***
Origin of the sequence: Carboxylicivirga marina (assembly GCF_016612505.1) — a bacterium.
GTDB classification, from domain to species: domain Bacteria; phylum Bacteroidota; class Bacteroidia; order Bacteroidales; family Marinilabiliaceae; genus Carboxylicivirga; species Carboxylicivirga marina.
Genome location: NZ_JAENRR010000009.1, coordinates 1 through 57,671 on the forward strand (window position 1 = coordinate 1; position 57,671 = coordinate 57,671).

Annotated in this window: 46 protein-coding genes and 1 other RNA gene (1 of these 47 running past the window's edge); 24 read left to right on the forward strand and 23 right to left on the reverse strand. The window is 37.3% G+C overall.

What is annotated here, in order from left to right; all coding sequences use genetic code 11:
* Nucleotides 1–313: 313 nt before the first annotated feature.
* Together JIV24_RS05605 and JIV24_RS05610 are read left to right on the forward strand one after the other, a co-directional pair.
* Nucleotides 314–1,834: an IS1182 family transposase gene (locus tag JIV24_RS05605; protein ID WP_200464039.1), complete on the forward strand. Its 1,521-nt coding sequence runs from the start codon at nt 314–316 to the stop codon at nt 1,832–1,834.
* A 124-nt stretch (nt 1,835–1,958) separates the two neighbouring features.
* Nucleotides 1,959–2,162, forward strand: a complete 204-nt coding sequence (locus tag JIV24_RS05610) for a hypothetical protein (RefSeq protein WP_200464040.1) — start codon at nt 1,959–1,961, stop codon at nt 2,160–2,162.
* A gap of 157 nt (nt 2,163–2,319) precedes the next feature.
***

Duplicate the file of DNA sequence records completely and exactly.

Origin of the sequence: Carboxylicivirga marina (assembly GCF_016612505.1) — a bacterium.
GTDB classification, from domain to species: domain Bacteria; phylum Bacteroidota; class Bacteroidia; order Bacteroidales; family Marinilabiliaceae; genus Carboxylicivirga; species Carboxylicivirga marina.
Genome location: NZ_JAENRR010000009.1, coordinates 1 through 57,671 on the forward strand (window position 1 = coordinate 1; position 57,671 = coordinate 57,671).

Annotated in this window: 46 protein-coding genes and 1 other RNA gene (1 of these 47 running past the window's edge); 24 read left to right on the forward strand and 23 right to left on the reverse strand. The window is 37.3% G+C overall.

What is annotated here, in order from left to right; all coding sequences use genetic code 11:
* Nucleotides 1–313: 313 nt before the first annotated feature.
* Together JIV24_RS05605 and JIV24_RS05610 are read left to right on the forward strand one after the other, a co-directional pair.
* Nucleotides 314–1,834: an IS1182 family transposase gene (locus tag JIV24_RS05605; protein ID WP_200464039.1), complete on the forward strand. Its 1,521-nt coding sequence runs from the start codon at nt 314–316 to the stop codon at nt 1,832–1,834.
* A 124-nt stretch (nt 1,835–1,958) separates the two neighbouring features.
* Nucleotides 1,959–2,162, forward strand: a complete 204-nt coding sequence (locus tag JIV24_RS05610) for a hypothetical protein (RefSeq protein WP_200464040.1) — start codon at nt 1,959–1,961, stop codon at nt 2,160–2,162.
* A gap of 157 nt (nt 2,163–2,319) precedes the next feature.